"There is a business case to be made. But there is a political element to this too..."
By MICHAEL A. LINDENBERGER
The Dallas Morning News
North Texas Tollway Authority Chairman Victor Vandergriff says his agency will not seek permission to charge tolls on a segment of free highway in Irving, as a plan floated Thursday by NTTA Executive Director Allen Clemson had suggested.
"There is no support for that," Vandergriff said late Thursday night. "It is not on our legislative agenda and hasn't been brought to the board. It will not happen."
Just hours before, Clemson had told members of a subcommittee of the Regional Transportation Council about discussions with state transportation officials about a three-mile non-tolled stretch of State Highway 161 in Irving.
The segment was built years ago as a four-lane free highway but now connects to newer toll roads at both its northern and southern ends. Traffic exiting the six-lane President George Bush Turnpike often stalls as it enters the free portion of Highway 161, Clemson had explained.
After three miles of the free four-lane road, traffic moves onto the NTTA's new Highway 161 toll road.
Adding tolls to the middle, free segment would allow the NTTA to expand and rebuild that segment more quickly than the Texas Department of Transportation has promised to do so and would enable the NTTA to cover the $75 million in construction costs that the Transportation Department will otherwise have to spend.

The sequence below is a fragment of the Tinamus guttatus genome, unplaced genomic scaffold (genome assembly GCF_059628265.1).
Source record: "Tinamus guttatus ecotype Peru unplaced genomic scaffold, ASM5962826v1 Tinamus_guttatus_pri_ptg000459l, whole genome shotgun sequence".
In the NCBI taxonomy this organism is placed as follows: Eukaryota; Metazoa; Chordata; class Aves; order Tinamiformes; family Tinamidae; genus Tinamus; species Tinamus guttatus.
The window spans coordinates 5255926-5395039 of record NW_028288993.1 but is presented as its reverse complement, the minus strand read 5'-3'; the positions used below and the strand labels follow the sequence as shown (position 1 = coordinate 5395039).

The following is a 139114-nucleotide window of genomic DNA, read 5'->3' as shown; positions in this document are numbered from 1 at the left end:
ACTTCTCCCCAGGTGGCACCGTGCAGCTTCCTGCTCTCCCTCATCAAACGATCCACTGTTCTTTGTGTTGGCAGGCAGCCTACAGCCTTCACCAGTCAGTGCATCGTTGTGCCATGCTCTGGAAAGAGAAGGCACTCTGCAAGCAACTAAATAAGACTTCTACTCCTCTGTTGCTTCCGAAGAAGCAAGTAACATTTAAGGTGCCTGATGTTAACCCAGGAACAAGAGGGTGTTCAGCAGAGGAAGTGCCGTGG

But the mere discussion of such a plan, one that would require legislative approval, promised to be controversial.
When asked about it Thursday, Gov. Rick Perry said he is dead set against creating an exception for the NTTA to toll the existing free highway.
Having just returned from Austin late Thursday night, Vandergriff said he became aware of the proposal only through reports of that afternoon's RTC meeting. He called The Dallas Morning News to say Clemson had acted prematurely and the board would not support the idea.
"Allen was looking at this issue from the perspective of making a business case" for tolling the free segment, Vandergriff said. "And there is a business case to be made. But there is a political element to this too, and the board simply was not aware that this was being brought forward.
"This will not be pursued," he insisted.
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